If you or someone you know has a Chiari decompression surgery coming up, you are probably wondering what to expect. Being an informed patient is a great approach, because the more you understand about the procedure, the less overwhelming it may be.
About Chiari Malformation and Why Surgery is Necessary
To understand your upcoming surgery, it helps to know a little bit about your condition and the anatomy of the skull and brain. As you develop, your brain and skull form together in an intimate relationship of grooves and channels within the bone to accommodate the soft tissue of the brain.
For most patients with a Chiari malformation, an area at the back of the skull did not grow as much as it should have, and there is not enough room for a portion of the brain called the cerebellum. As a result, because the brain is softer than bone, it deforms and pushes through an opening at the bottom of the skull called the foramen magnum.
The foramen magnum is the opening through which the spinal cord leaves the skull, and when the cerebellum pushes through, that opening gets blocked. As a result, there is a blockage of the flow of a special liquid that bathes the brain and spinal cord, cerebrospinal fluid (CSF) as well as direct compression on the brainstem and spinal cord. This leads to the symptoms that likely resulted in your diagnosis and scheduled surgery.
The goal of Chiari decompression surgery is to reestablish normal CSF flow patterns and relieve the pressure on the brainstem and spinal cord. This can be accomplished through different techniques, and what your surgeon recommends will depend upon your circumstances and health history.
Chiari Decompression Surgery
There are two types of Chiari malformation treatments, traditional and minimally invasive.
Traditional Approach Overview
A traditional surgical approach is a decompressive suboccipital craniectomy, which may be combined with a cervical laminectomy and patch graft. This involves removing a small section of the back of the skull as well as part of your uppermost vertebrae to create more space and sewing a graft to expand the membranous sac that surrounds the brain. The result is increased space for the cerebellum as well as the spinal cord, allowing CSF to flow more freely.
If your surgeon chooses this approach, you will be placed under general anesthesia. The surgeon will make an incision at the base of the skull, then remove a section of bone. He or she will open a section of the dura, the membrane that covers the brain, and replace it with a patch to allow for more room. If your surgeon has chosen to do a cervical laminectomy, it will also be done at this point. A cervical laminectomy includes removing part of the vertebral bones to create more space and relieve pressure from the spinal cord. Then the soft tissue will be repaired and suture the incision site.
In rare cases, the surgeon will need to repair other bony abnormalities from the front of the skull, which he or she will access either through the mouth or nasal passage. However, as the need for this approach is rare, your surgeon will discuss this further with you if it applies to your condition.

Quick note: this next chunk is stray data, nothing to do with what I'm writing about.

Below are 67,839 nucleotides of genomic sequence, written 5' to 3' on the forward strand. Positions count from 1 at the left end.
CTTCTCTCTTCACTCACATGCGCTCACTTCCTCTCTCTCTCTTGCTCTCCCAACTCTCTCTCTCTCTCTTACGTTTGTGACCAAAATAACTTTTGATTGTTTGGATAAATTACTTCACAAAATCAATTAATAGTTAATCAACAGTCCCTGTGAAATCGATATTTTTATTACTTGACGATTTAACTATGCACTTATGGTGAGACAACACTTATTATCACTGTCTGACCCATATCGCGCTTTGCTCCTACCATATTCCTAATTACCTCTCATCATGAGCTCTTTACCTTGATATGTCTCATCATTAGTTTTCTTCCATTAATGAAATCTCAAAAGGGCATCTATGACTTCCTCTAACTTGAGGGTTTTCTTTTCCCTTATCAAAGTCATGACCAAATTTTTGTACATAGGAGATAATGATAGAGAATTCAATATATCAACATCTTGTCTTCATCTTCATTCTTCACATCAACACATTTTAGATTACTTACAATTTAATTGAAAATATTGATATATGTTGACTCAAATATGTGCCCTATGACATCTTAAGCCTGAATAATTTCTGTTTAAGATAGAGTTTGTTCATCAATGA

Minimally Invasive Approach Overview
Because of recent technological advances and research efforts, there is an innovative new method of Chiari decompression surgery that may be available to you. Though the goal of creating space and alleviating pressure remains the same, the surgeon uses specialized instruments and microscopic visualization, allowing for much smaller incisions, faster surgery and less disruption of both soft and bony tissue.
This treatment is referred to as minimally invasive because there is a smaller incision site, no graft required and typically a shorter recovery time. Most people who are candidates for traditional surgery are also eligible for this minimally invasive approach, though your surgeon will recommend what he or she feels is best.
Before and After Your Procedure
Food and Liquid Intake (Before)
Because you will be under general anesthesia, your surgeon will give you specific instructions about food and liquid intake before and after your procedure. These orders are for your comfort and safety, and it is important you follow them exactly.
Alterations to Medications (Before)
You may also be taking some medications that need to be modified (dose and frequency) before and after your surgery. Never make changes to your medications yourself. Instead, consult with your prescribing physician and surgeon to find out what changes, if any, need to be made.
Prescribed Pain Medications (After)
Following your procedure, you can expect to spend a few days in the hospital recovering. This allows your healthcare team to maximize your comfort, monitor your recovery, and prevent complications. You will likely be prescribed pain medication to minimize pain. If your surgeon uses a minimally invasive approach, you will probably experience less discomfort and spend less time in the hospital, though this will vary by patient.
Following your discharge, you can expect to have some degree of restrictions, such as:
- Limiting strenuous activity
- Avoiding driving due to medications
- Avoiding certain head and neck movements
Your surgeon will give you a more detailed outlook based on your individual circumstances, but you can expect at least some modifications for at least six weeks.
You may see some symptom relief immediately as the pressure is relieved and CSF flow is restored. However, Chiari decompression surgery is done to prevent further damage, and it is possible that some results may not be seen for up to a year. Your surgeon will discuss your recovery outlook and what to expect, but be sure to raise any further questions or concerns you may have before your procedure.